Someone has to want it. For a community that has been on the National Register of Historic Places and a Wisconsin Main Street Community for umpteen years downtown Columbus as a whole doesn’t look anything like these communities. Beautiful downtowns lead to a good quality of life.  That is a conscious decision that communities choose. Columbus seems to have chosen something a little different.

Leadership to make something like this happen needs to start at City Hall. Citizens make it work because their elected officials know that the downtown is important to them. If the citizens don’t care then I guess it just wasn’t meant to be.

Streets need to look like this if you want shoppers walking them. Stand in downtown Columbus on a cloudy day and it looks lifeless and dying. No trees, few planters, no banners, street lights plastered with road signs, nothing of any welcoming nature. Combine that with windows covered in paper and rows of "for sale" and "for rent" signs and it’s not a very pleasing palette.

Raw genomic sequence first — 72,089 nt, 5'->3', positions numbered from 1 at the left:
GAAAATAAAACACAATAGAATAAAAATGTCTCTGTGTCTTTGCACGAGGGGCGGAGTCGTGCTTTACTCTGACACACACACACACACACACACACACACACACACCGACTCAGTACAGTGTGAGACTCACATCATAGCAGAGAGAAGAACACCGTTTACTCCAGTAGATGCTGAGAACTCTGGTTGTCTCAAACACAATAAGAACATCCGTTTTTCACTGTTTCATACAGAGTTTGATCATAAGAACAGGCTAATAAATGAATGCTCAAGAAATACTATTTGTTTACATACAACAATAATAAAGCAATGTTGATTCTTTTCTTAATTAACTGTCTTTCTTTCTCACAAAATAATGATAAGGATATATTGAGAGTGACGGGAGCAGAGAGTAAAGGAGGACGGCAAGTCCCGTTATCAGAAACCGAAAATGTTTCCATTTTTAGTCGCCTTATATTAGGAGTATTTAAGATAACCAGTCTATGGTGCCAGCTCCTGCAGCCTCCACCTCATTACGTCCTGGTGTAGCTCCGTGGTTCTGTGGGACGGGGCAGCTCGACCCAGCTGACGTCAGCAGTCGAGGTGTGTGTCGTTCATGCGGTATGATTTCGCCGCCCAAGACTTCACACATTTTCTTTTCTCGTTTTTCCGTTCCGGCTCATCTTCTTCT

This could be Columbus. Unfortunately it’s not. I didn’t take these pictures just to put a blog together for Columbus. They are all cities that I have visited, enjoyed and remember.  Some downtown districts are memorable.  Is Columbus?  I plan to live in a community like this where the streets are filled with shoppers, families and visitors. No community is utopia but after being threatened by a drunk on Sunday afternoon and busted into on Monday morning Columbus seems far from it.

But it’s all in the details. Details matter. Weeds growing in the sidewalk matter. Newspapers scattered on the streets matter. Potholes matter. Peeling paint and garbage in the alleys matters. The clientele walking the streets in the evenings matter. Busted windows and slipshod repairs matter. I’m not seeing those things in the other communities you see here today and believe me I've looked.